This quick guide skips the theory and give you a quick way of determining the ideal DSLR camera settings for your lighting set up.
Why are DSLR camera settings important?
There are so many different bulbs and lighting set ups. There is no one universal camera setting that everyone can use. This guide tells you how to find the camera settings that are suited for you based on your lighting environment.
Who this guide is for?
This guide is for beginners who are just starting out with a DSLR. If you are photographing tabletop products using a light box or paper roll and need help in figuring out the right camera settings, then this guide will help you.
8 Steps on how to configure your camera settings for product photography.
- Figure out which buttons or knobs you to need to use to change aperture, shutter speed and ISO settings on your camera. And how to switch from Auto mode to Aperture mode and Manual mode.
- Put the camera on Aperture Mode and set aperture to F14 and ISO to the lowest setting your camera will allow – usually 100 or 200. Based on my experience, for shooting tabletop items from 1-2 feet away, these are ideal settings.
- Take a pic and look at the shutter speed setting (this is automatically set by the camera in Aperture mode). If the colors are accurate and the image is clear, you’re done. If it looks darker or lighter than what you want, then continue below.
- Switch to manual mode.
- Set aperture to F14 again and set the shutter speed to what you had in Aperture mode.
- For more light in the image, tweak the shutter speed to be a little slower (if you want more light) or little faster (if you want less light). For example, if your shutter speed in aperture mode was 1/5th of a second, change it to 1/3rd of a second or to make the image brighter, change it to 1/8th of a second.
- Take another pic. Your image should be brighter or darker based on what you did to your shutter speed. If the image looks like how you want it, you’re done. If not, go back to step 5.
- Use those camera settings for all your products. That is the ideal setting based on your lighting set up.
Consistency: These settings will give you the best image for your type of product with your lighting set up. For example, if you determine your settings in a dark room with only the product lighting switched on, then take all future pics in that same set up.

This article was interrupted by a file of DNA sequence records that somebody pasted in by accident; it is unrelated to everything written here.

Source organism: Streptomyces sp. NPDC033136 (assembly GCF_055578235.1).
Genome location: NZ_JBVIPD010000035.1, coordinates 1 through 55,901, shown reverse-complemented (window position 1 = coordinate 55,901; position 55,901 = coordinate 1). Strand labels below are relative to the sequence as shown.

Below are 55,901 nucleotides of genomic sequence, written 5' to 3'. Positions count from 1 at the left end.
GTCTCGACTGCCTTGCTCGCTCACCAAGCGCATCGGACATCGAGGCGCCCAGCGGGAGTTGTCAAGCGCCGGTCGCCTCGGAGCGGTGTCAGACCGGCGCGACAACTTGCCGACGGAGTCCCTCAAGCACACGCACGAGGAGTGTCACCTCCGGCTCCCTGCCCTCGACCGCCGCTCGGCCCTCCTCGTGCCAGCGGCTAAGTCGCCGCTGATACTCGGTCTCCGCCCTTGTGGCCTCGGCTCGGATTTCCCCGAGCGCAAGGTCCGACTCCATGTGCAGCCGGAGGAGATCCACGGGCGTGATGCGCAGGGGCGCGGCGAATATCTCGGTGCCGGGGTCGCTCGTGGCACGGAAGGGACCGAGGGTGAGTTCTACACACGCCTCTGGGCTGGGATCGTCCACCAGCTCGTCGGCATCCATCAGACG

Don’t determine settings in a dark room like that and then shoot in daylight near a window with those settings. That won’t work. If you plan to shoot with different lighting setups, repeat the process above for each environment.
More tips & info:
- Why F14? The larger the number, more of the product will be in focus. Through trial and error, I find that F14 gives you an ideal blend of clarity and focus for tabletop product photography.
- Quick Photoshop editing tip: Use Unsharp Mask with a setting of 70 and radius of 2 to sharpen your image. If you’re shooting with a entry level or mid-priced DSLR with the kit lens, this is sufficient in most cases. You can move the sliders around to see if a different setting works better for you.
- White background: These settings will give you accurate product images. If want a whiter background, then point more light at the background. Just because your background is white, doesn’t mean the camera sees it that way. For example, if you look at a white wall in a dark room, its not going to look white. So point a light on the background and your background will be whiter. It’s hard to get a perfectly white background for every shot so get it as white as you can, and then edit in photoshop. There are many tutorials on YouTube on how to edit for a white background or you can use a service like pixc.com who will make the background white for you at a low cost.
- Custom settings: In some cases, if you are shooting a white product or black product, your settings might need to change again using the above process but shutter speed is the primary setting you should tweak. Go through the above process with 3 products – a light-colored or white product, a dark or black product and medium color like blue or green product. If the settings turn out to be different, you change your settings based on the color of the product you’re photographing.
- What setting to tweak when? Aperture should be tweaked only if your image is not clear. Shutter speed should be tweaked if you want more or less light. For product photography, don’t change ISO – keep it at it’s lowest setting.
Did you try the above process? How did it work out?